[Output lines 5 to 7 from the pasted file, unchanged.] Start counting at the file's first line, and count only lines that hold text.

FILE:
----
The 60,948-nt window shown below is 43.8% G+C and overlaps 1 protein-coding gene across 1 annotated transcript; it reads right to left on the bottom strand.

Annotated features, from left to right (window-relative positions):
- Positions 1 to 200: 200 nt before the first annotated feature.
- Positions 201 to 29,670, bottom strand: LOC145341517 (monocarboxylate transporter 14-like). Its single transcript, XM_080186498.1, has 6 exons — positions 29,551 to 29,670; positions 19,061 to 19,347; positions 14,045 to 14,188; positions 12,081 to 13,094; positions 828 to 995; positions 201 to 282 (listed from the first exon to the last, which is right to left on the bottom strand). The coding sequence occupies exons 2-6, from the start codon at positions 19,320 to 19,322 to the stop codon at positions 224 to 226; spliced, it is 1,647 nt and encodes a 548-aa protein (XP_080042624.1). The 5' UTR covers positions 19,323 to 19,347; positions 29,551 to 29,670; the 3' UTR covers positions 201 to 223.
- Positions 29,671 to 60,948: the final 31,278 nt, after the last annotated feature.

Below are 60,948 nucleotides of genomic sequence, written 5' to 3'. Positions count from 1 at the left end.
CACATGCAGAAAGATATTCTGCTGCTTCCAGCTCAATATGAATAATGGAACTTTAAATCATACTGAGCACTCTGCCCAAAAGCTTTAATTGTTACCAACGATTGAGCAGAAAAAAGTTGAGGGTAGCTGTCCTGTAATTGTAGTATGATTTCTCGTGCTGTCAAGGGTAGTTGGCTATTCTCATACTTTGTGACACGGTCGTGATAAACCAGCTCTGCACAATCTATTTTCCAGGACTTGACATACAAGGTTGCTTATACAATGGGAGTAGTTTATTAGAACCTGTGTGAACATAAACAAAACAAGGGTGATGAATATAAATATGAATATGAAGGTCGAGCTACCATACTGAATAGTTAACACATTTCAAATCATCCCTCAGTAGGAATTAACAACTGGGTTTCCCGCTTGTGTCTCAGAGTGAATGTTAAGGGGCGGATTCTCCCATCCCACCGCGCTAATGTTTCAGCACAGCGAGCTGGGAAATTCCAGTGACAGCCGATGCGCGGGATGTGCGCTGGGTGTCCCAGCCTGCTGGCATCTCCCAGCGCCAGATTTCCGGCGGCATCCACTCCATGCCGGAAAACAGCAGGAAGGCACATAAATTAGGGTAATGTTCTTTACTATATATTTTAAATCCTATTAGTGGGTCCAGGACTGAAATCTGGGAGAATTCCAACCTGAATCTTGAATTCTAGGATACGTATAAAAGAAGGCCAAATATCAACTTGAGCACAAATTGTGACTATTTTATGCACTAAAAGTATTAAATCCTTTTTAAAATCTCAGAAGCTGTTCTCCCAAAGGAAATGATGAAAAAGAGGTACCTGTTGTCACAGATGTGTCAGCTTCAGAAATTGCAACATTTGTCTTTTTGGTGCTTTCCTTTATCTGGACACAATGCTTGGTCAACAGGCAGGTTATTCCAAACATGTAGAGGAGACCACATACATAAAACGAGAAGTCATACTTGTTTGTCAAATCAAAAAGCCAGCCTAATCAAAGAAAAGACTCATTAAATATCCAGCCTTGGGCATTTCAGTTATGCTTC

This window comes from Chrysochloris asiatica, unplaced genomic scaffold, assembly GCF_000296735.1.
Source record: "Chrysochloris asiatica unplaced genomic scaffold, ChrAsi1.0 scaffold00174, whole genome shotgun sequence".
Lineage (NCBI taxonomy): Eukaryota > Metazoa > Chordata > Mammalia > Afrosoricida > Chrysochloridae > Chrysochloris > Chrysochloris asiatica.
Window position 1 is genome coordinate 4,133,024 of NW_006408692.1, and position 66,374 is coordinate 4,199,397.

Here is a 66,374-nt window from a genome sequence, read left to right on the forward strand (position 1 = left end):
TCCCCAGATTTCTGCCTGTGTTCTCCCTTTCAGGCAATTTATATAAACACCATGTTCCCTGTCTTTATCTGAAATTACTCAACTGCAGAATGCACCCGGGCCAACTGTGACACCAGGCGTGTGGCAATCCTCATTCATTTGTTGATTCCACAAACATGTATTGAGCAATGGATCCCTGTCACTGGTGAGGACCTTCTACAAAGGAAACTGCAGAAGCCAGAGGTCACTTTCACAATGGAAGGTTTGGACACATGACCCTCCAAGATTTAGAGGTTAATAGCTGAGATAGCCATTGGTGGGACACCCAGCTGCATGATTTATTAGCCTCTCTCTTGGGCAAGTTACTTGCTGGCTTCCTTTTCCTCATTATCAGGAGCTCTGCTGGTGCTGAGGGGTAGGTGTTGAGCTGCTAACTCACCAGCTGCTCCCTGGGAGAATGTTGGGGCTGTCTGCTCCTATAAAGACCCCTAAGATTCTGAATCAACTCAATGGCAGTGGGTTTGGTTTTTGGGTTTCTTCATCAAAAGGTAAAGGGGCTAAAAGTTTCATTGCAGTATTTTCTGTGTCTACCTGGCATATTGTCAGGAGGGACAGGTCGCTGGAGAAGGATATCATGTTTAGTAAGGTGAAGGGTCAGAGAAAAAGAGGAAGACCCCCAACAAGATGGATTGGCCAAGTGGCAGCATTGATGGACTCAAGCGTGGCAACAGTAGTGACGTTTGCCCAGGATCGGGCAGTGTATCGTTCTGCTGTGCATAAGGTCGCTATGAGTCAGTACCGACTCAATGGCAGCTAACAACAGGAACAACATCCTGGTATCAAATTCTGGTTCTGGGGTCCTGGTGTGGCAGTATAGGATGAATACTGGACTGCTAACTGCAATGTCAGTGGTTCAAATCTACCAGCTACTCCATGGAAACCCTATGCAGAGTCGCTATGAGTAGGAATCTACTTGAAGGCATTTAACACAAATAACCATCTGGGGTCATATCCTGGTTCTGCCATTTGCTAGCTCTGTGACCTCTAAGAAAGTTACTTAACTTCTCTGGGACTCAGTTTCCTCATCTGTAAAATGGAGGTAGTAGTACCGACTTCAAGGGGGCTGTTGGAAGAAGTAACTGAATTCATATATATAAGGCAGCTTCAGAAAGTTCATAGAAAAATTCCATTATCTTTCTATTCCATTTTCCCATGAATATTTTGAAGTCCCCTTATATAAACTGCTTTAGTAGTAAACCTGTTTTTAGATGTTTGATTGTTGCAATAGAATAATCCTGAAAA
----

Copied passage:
- Positions 29,671 to 60,948: the final 31,278 nt, after the last annotated feature.

Below are 60,948 nucleotides of genomic sequence, written 5' to 3'. Positions count from 1 at the left end.
CACATGCAGAAAGATATTCTGCTGCTTCCAGCTCAATATGAATAATGGAACTTTAAATCATACTGAGCACTCTGCCCAAAAGCTTTAATTGTTACCAACGATTGAGCAGAAAAAAGTTGAGGGTAGCTGTCCTGTAATTGTAGTATGATTTCTCGTGCTGTCAAGGGTAGTTGGCTATTCTCATACTTTGTGACACGGTCGTGATAAACCAGCTCTGCACAATCTATTTTCCAGGACTTGACATACAAGGTTGCTTATACAATGGGAGTAGTTTATTAGAACCTGTGTGAACATAAACAAAACAAGGGTGATGAATATAAATATGAATATGAAGGTCGAGCTACCATACTGAATAGTTAACACATTTCAAATCATCCCTCAGTAGGAATTAACAACTGGGTTTCCCGCTTGTGTCTCAGAGTGAATGTTAAGGGGCGGATTCTCCCATCCCACCGCGCTAATGTTTCAGCACAGCGAGCTGGGAAATTCCAGTGACAGCCGATGCGCGGGATGTGCGCTGGGTGTCCCAGCCTGCTGGCATCTCCCAGCGCCAGATTTCCGGCGGCATCCACTCCATGCCGGAAAACAGCAGGAAGGCACATAAATTAGGGTAATGTTCTTTACTATATATTTTAAATCCTATTAGTGGGTCCAGGACTGAAATCTGGGAGAATTCCAACCTGAATCTTGAATTCTAGGATACGTATAAAAGAAGGCCAAATATCAACTTGAGCACAAATTGTGACTATTTTATGCACTAAAAGTATTAAATCCTTTTTAAAATCTCAGAAGCTGTTCTCCCAAAGGAAATGATGAAAAAGAGGTACCTGTTGTCACAGATGTGTCAGCTTCAGAAATTGCAACATTTGTCTTTTTGGTGCTTTCCTTTATCTGGACACAATGCTTGGTCAACAGGCAGGTTATTCCAAACATGTAGAGGAGACCACATACATAAAACGAGAAGTCATACTTGTTTGTCAAATCAAAAAGCCAGCCTAATCAAAGAAAAGACTCATTAAATATCCAGCCTTGGGCATTTCAGTTATGCTTC